The sector is not assisted by the downward pressure of deflationary renewable energy tariffs.
Hydro generation is up 18TWh year-to-date (20% generation growth relative to a 1% increase in capacity, showing this is almost all a one-off / seasonal high), putting this sector on track for a capacity utilisation rate approaching 39% relative to the 33% average over the last five years.
With no new nuclear capacity expansion near term, a rising utilisation (72% in 2019/20 vs just 64% in 2018/19) is behind the rise in generation.
RENEWABLE ENERGY CAPACITY SET TO EXPAND
IEEFA forecasts cumulative renewable energy capacity to expand 17% year-on-year to 93.5GW by the end of 2019/20, adding a total of 13.5GW in 2019/20 (relative to just 5.7GW to-date).
However, with a less windy monsoonal period, renewables generation is up only 9.3% year-on-year year to October 2019, and utilisation rates are on track to tick down in 2019/20 to 19.2% (after 19.8% in 2018/19).
Investors continue to pivot away from Indian thermal coal due to renewable energy being the lowest cost source of new power generation
Long term, IEEFA expects renewables utilisation rates in India to progressively rise beyond 24-25% as newer technology, repowering of end-of-life wind farms, and greater use of solar tracking / bi-facial modules progressively improves the sector average by 2030.
Investors continue to pivot away from Indian thermal power generation due to renewable energy being the lowest cost source of new power generation, and the ongoing shortages in cost-effective fossil fuels continuing.
Two-thirds of net new capacity installs across India to-date in 2019/20 are renewables (5.7GW vs 3.1GW of thermal). While coal-fired power generation is on-track to represent 71.8% of total generation in 2019/20 (54.5% of capacity), this is a decade low market share. For 2019/20, total generation from renewables is set to nearly double versus just three years earlier, exceeding 10% of total generation for the first time in 2019/20 (21% if large hydro-electricity is included), on 24.8% of installed capacity (37% of capacity including hydro).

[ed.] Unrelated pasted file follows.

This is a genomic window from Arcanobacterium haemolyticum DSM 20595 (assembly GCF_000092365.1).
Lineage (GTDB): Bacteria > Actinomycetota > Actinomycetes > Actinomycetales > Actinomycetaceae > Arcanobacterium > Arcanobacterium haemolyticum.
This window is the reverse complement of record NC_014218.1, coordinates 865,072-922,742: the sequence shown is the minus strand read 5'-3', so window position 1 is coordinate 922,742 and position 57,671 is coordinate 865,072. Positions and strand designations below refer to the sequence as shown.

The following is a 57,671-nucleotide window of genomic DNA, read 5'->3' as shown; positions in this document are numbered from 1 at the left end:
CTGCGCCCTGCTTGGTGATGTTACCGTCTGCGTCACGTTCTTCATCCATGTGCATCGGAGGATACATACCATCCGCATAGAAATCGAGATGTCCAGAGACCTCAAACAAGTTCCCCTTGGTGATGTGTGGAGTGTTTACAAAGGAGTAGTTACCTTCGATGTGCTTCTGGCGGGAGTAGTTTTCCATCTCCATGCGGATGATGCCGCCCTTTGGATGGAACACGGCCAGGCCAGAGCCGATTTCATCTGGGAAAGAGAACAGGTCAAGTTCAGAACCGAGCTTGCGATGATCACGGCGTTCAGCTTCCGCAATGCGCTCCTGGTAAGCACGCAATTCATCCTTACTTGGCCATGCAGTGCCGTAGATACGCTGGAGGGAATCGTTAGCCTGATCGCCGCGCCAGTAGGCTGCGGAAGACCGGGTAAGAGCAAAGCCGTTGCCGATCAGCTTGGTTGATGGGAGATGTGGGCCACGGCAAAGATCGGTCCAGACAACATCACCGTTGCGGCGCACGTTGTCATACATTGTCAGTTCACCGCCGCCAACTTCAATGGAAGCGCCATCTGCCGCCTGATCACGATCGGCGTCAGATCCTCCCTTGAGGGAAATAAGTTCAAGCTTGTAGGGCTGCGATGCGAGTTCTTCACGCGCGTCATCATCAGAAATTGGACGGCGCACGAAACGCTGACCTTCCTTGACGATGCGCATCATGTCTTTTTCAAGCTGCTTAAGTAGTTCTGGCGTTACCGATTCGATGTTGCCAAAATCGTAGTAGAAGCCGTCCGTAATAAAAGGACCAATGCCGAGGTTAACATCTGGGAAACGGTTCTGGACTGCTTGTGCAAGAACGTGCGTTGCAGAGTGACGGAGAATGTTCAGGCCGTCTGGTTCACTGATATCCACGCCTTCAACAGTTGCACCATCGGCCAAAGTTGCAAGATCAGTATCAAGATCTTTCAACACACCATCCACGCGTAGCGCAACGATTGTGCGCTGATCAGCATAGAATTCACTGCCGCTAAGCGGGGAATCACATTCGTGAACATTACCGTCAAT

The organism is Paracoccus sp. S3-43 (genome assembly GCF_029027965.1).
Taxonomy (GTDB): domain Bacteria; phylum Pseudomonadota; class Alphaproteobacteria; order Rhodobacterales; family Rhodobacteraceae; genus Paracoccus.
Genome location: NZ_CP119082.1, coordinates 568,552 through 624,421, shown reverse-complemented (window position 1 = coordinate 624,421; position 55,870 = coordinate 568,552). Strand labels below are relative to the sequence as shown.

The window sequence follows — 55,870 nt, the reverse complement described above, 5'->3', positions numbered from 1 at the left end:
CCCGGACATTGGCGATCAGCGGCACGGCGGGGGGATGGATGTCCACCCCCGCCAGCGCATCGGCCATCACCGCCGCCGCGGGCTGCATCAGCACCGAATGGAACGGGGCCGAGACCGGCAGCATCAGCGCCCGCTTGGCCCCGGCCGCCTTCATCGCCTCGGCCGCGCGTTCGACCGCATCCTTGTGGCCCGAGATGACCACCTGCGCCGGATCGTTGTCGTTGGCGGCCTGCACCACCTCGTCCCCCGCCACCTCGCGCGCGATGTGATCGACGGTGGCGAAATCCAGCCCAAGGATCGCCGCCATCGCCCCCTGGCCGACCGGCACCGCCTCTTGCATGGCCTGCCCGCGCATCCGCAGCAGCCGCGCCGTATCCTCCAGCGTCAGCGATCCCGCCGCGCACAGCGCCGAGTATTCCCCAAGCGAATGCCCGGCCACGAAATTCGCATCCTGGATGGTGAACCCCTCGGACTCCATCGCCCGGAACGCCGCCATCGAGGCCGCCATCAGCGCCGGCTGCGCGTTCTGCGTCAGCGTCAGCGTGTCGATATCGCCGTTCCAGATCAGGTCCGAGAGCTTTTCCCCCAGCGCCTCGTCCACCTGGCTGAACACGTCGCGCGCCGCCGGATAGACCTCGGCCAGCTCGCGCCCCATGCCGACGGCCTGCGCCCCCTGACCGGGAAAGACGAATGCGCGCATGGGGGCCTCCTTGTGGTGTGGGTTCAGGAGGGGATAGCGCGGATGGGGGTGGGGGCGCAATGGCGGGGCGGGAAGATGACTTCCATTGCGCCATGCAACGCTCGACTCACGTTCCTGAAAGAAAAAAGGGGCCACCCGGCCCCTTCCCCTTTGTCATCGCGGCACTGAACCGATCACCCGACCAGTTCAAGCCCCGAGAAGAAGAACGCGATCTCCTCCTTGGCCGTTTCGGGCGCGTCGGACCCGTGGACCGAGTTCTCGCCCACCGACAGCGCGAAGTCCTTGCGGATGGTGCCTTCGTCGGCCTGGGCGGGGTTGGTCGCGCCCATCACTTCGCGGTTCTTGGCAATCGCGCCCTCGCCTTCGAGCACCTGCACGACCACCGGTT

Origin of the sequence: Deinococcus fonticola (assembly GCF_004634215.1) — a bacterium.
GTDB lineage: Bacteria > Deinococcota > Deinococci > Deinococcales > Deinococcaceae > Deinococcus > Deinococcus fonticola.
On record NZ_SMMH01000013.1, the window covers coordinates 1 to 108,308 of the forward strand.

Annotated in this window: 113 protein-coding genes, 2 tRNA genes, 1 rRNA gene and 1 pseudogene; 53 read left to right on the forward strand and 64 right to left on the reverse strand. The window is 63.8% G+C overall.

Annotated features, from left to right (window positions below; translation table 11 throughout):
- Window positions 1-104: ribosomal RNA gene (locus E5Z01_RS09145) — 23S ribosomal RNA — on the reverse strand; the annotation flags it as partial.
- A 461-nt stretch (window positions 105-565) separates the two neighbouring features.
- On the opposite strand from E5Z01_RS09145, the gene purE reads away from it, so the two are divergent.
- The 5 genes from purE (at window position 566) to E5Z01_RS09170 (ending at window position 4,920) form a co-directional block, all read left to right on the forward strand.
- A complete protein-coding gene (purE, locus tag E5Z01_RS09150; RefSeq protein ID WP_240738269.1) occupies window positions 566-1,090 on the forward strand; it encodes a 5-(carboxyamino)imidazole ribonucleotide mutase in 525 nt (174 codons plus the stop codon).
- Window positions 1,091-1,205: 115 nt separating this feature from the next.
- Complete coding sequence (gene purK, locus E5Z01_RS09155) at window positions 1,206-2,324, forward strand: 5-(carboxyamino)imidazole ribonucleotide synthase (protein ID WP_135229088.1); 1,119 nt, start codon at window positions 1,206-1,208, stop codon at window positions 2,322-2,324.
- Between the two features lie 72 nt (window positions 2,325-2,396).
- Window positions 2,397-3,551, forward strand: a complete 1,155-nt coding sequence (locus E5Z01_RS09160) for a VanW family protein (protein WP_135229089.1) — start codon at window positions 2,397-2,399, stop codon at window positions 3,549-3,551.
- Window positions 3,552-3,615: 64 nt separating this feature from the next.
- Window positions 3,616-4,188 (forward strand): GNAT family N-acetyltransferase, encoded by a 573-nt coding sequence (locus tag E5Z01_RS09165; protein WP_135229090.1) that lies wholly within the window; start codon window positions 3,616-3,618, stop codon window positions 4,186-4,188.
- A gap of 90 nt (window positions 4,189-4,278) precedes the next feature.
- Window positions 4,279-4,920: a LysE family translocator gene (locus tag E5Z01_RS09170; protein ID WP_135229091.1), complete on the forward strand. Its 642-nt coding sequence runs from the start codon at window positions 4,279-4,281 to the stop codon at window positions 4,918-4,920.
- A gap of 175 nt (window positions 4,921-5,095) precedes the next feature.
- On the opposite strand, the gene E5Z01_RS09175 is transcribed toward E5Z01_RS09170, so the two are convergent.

MOMENTUM STALLS IN FACE OF POLICY HEADWINDS
A number of state-centre policy issues and some centre government policy contradictions (e.g. the dilemma of implementing ‘Make in India’ while maximising low cost renewable installation investments) have seen renewable energy installation momentum stall over the last 12-18 months. Over 5GW of tenders have been cancelled and another 6GW of auctions undersubscribed due to insufficient investor interest (mainly due to poor terms and excessively low tariff caps) reflecting a number of policy headwinds.
Despite this, IEEFA would note that 38GW of renewable energy auctions have been completed since June 2017, and another 25GW of tenders have been called. With solar module prices down 15% year-on-year to just US20c/w in 2019 in the Indian market, renewables are set to maintain or expand their cost advantage over expensive, polluting, emissions/water intensive thermal power generation.
Technology developments and economic advantages strongly intertwine with a clear government ambition to put India in a position to transform its electricity sector over the coming decade.
IEEFA expects the renewable sector to rebuild momentum into 2020.
This article first appeared in Carbon Copy.
Tim Buckley is IEEFA’s director of energy finance studies, Australia/South Asia. Charles Worringham is an energy analyst, contributing to IEEFA.